Heavy downpours can just as easily bring strong gusts of wind to your area, in addition to the many inches of rain water. All that wind can not only inadvertently attempt to blow the bounce house’s stakes out of the ground, toppling the device, but can also cause damage to the nature in your yard. Tree branches and yard equipment can be knocked down from heavy rainfall and blown about the yard. If these come into contact with the bounce house on the ground, it could potentially cause a tear in the fabric. Stay on watch during the storm; if anything is knocked down outside, have you and some able-bodied friends run out and clear the debris from the bouncing area. Remember to not set up a bounce house directly underneath trees or power lines to avoid any immediate catastrophe.
If you remain unsure about the weather, make sure that you plan out any parties and events that involve your bounce house ahead of time. It would be risky to attempt a set-up for your bounce house and make plans for a party if the forecast predicts a good chance of rain for the upcoming days. If you have made plans with a rental company to rent a bounce house for a specific date or weekend, and rain suddenly turns up in the forecast, then get back in contact with them as soon as you can. Reschedule the dates if the storm appears definite. Always keep in mind that a worthy alternative to bouncing outdoors is bouncing indoors, with a solid roof over your head. In order to secure your bounce house on solid ground, as opposed to the grass in a field, you will need sandbags, sold separately, to hold it in place. Always remember that after the storm has lifted, your bounce house will need immediate care if it has been left outside. Have you and some friends wipe down your bounce house with towels after the rain has lifted. This will prevent the formation of mildew on the vinyl surface, and will prolong the life of the bouncer.
Plans for using your bounce house for a party or celebration may become sidetracked for a variety of reasons. The common culprit for these delays is poor weather, which can strike your party area through heavy rainstorms, thunder and lightning, strong gusts of wind, and low wind-chill temperatures. However, your day is not ruined. Having a bounce house party indoors is a worthy alternative that constantly grows in popularity and preference each year. To set up an inflatable device under a solid roof, you’re going to need sandbags to secure the bounce house to the ground, thereby avoiding possible collapse and injuries.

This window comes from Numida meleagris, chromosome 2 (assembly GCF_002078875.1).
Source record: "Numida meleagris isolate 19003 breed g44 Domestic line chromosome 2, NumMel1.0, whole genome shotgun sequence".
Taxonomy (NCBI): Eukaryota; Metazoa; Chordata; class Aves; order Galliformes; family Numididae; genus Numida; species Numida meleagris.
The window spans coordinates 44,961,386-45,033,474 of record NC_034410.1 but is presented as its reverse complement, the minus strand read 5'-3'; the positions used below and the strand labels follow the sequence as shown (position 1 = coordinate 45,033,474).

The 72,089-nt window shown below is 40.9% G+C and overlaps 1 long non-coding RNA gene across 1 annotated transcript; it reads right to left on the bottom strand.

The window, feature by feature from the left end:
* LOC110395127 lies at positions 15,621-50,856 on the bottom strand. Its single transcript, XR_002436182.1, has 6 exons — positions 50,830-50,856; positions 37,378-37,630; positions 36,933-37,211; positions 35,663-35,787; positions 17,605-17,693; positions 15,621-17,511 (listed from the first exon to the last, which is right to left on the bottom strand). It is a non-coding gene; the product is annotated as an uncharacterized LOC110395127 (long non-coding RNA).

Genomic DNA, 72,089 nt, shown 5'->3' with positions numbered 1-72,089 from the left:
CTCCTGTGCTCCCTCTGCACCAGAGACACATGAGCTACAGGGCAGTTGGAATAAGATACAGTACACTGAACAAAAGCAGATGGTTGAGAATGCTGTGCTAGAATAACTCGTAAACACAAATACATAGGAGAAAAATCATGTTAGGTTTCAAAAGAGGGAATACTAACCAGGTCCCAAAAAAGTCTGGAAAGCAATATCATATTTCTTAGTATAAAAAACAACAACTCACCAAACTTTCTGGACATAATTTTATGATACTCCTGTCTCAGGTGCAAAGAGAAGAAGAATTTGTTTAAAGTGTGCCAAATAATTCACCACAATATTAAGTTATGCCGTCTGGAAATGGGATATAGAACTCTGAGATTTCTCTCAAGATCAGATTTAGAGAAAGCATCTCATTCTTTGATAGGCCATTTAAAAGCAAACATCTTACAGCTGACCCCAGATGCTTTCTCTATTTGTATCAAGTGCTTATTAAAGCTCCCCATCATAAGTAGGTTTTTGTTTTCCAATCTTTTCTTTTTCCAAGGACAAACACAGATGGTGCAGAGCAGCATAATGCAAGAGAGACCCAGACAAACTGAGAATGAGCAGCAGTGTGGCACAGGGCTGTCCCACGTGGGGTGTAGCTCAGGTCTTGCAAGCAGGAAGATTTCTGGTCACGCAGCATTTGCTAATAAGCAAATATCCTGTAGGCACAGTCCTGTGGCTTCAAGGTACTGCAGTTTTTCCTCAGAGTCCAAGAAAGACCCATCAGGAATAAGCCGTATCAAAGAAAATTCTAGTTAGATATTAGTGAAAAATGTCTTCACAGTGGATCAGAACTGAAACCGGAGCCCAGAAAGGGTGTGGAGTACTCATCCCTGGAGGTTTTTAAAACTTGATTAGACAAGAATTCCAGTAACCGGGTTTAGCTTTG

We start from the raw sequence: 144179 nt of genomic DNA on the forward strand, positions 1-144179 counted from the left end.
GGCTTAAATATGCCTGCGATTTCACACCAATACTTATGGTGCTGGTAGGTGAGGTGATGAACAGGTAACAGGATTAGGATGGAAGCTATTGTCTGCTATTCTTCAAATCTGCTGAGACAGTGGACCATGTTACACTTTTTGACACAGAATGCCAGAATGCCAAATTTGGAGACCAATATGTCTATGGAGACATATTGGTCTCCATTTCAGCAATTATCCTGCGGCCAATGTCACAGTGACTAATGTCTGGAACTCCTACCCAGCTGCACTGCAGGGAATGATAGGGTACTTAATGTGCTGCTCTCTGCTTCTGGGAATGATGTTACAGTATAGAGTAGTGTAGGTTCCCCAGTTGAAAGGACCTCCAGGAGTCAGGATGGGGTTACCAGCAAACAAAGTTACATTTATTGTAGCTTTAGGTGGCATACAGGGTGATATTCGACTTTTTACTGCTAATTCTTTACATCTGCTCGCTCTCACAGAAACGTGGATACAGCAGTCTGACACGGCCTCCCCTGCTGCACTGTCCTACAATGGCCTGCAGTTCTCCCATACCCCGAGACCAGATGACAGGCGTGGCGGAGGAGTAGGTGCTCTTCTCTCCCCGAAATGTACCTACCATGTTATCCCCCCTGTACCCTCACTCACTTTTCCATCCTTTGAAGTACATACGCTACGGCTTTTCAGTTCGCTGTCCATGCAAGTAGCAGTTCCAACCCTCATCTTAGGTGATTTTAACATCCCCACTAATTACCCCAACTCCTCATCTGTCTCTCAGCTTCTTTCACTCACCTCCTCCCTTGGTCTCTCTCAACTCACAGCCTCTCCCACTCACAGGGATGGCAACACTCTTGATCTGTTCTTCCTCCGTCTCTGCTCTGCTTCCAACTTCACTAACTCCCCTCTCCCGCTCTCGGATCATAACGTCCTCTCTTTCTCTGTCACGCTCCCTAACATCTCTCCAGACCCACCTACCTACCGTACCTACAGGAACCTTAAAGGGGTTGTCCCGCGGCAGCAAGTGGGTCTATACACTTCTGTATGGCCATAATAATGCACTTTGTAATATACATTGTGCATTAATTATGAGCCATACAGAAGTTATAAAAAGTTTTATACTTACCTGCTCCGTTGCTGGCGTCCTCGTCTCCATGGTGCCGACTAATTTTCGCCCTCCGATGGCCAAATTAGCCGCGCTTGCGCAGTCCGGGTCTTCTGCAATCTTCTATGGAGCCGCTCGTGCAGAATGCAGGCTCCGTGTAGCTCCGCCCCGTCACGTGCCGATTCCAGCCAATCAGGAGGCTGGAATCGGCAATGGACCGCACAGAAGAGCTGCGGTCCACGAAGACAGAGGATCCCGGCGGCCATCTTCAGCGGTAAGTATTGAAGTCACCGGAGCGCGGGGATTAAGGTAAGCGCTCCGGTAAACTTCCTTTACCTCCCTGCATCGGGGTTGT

These sandbags intended for indoor bounce house use help to stabilize your inflatable device and hold it in place during jumping. Made from polyvinyl chloride (PVC), also known as the same material used to construct most bounce houses, these sandbags are very hard to damage, and are likely to last a long time, usually as long as the bounce house itself. The majority of sandbags that you can purchase for your bounce house have a weight capacity of about 50 pounds. This means that if you have a sandbag for every corner of your bounce house, it will take about 200 pounds of sand in order to evenly secure the inflatable device to the ground. However, for inflatable devices on a larger scale, the amount of bags necessary for fastening will likely increase. It all depends on the amount of tie-down loops present on your inflatable device’s base. Outside, you would pound stakes into the ground through these loops in order to lock down the bouncer. Inside, you tie the sandbags to these loops to keep the bounce house steady and unmoving throughout the day. Typically, the sand to fill the bags will not arrive with the bags themselves; you will need to buy it separately from a home improvement store.
Your inflatable device may not need all 50 pounds of each bag to remain firmly to the ground. The definite weight of sand needed to fix the bouncer’s position may vary depending on the type of bounce house you have. We recommend testing this by filling each sandbag with varying levels of sand, then checking if the bounce house will remain secure. Usually, though, it’s a good idea to fill these bags up at least halfway.
When you feel you have added an acceptable level of sand in your bag, you must then completely seal it using the zipper on the mouth of the bag. Make sure that the zipper is absolutely tight and secure before tying it to the bottom loops of the bouncer. If the zipper is not sealed tight, then grains of sand can begin to leak out of the top of the bag during use. This could cause the bounce house to come loose from the set-up area. If leaks in the bag are spotted, either from a loose zipper or from a tear in the bag itself, cease bouncing temporarily while the bag is being replaced.